What if A.D. The Bible Continues was a silent movie?

What if A.D. The Bible Continues was a silent movie? April 15, 2015


One of the noteworthy things about A.D. The Bible Continues is how it really piles on the visual effects when something really supernatural happens. In fact, the series trades on the sort of images that Bible movies haven’t really gone for since the silent era, when movies of this sort functioned less as documentary-style plays — showing us “what life was really like back then” — and were more like icons in motion.

Consider how A.D. depicts the Resurrection, with the tomb glowing from within while the stunned soldiers (both Roman and Jewish) watch:



The light grows even brighter as an angel rolls the stone away:



Compare this to the glowing tombstone in Cecil B. DeMille’s The King of Kings (1927):




One key difference, of course, is that A.D. shows an angel rolling the stone away, while in The King of Kings, the stone rolls away of its own accord to reveal Jesus:


Quick theological aside: In Matthew’s gospel, and in traditional Christian theology, the stone was not rolled away to let Jesus out, but to reveal that the tomb was already empty. Jesus, at this point, was not bound by walls or doors when he appeared to the apostles, and so he was not bound by the tomb any more either. Filmmakers such as DeMille and, more recently, Mel Gibson have tended to miss this, though.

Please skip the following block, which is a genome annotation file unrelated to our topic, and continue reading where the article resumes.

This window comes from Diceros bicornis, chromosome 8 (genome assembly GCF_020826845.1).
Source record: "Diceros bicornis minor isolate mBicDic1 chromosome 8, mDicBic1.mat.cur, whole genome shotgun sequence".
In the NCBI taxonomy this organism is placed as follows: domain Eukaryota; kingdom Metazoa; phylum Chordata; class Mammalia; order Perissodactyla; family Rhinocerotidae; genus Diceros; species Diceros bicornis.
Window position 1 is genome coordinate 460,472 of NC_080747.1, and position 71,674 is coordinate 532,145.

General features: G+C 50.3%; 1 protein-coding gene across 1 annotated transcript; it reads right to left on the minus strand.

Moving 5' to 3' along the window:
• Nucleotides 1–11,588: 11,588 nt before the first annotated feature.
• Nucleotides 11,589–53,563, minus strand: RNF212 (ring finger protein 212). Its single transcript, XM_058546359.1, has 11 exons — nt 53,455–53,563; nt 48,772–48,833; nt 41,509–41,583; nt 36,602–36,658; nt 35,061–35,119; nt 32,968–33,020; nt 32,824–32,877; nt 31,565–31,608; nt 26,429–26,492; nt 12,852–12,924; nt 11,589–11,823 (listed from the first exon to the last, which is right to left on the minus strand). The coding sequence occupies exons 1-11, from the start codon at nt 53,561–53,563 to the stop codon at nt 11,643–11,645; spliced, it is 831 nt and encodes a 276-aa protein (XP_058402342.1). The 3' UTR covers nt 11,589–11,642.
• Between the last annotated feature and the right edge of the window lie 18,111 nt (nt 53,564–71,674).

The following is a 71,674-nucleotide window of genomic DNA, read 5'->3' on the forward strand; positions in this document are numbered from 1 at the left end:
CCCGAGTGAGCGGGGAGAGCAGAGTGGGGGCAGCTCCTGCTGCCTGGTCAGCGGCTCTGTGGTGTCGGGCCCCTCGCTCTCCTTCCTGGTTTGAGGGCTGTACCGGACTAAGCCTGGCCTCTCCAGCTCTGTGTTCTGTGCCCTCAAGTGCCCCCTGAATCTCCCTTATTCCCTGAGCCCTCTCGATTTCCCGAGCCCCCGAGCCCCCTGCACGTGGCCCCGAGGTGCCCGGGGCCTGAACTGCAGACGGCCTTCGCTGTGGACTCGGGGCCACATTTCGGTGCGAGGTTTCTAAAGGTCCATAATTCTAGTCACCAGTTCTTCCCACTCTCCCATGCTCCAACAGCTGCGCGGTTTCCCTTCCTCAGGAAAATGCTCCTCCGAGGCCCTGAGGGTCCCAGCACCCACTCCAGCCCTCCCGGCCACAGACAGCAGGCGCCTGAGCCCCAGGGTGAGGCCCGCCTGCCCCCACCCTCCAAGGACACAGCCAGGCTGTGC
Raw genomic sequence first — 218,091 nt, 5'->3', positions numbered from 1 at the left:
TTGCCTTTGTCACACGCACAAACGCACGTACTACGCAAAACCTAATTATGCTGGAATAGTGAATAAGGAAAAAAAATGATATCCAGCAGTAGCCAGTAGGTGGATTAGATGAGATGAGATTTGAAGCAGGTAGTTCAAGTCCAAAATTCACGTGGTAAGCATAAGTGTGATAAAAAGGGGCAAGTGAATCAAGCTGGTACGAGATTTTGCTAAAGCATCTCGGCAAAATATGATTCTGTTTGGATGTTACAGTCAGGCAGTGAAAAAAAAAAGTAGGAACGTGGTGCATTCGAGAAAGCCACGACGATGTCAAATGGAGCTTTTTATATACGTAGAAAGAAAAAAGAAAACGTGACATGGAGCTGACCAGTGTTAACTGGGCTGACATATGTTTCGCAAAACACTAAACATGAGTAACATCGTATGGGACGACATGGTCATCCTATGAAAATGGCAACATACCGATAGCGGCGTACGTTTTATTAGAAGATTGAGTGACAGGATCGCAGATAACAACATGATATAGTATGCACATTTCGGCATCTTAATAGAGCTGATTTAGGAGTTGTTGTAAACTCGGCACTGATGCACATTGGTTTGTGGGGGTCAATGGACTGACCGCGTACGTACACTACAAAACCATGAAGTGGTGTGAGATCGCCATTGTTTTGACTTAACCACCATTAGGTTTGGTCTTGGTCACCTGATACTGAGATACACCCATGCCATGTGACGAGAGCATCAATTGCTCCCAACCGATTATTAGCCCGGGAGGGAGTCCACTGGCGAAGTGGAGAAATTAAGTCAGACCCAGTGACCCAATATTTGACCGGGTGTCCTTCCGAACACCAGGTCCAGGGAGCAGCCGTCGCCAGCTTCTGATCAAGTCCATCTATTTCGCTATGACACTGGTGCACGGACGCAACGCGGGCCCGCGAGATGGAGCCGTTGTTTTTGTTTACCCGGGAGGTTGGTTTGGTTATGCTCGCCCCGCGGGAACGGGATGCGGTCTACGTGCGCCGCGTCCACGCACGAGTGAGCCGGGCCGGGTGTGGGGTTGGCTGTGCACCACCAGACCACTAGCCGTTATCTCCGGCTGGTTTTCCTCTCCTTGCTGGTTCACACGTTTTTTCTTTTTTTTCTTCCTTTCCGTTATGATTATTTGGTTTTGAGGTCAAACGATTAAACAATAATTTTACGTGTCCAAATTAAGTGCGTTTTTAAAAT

Next, the Ascension.

In A.D., unlike the book of Acts, Jesus does not rise into the sky and disappear behind a cloud. Instead, he walks up a mountain as a cloud seemingly comes down to Earth, and within that cloud there are dozens of angels, seen from a variety of angles:







I wrote an entire post on cinematic depictions of the Ascension last year, and I can think of only two at this point that have shown any angels in the heavens during their Ascension sequences. One is The Life and Passion of Jesus Christ (1902-1905):



And the other is Christus (1916), which ends with an image that seems to have been inspired by a Gustave Doré illustration based on Dante’s Divine Comedy:




Here is the Doré illustration itself:


So, for all the newfangled effects and whatnot that have been added to A.D., and for all the gritty “realism” of its historical subplots, the series actually harks back to a much older kind of pious spectacle whenever it turns its attention to the supernatural.

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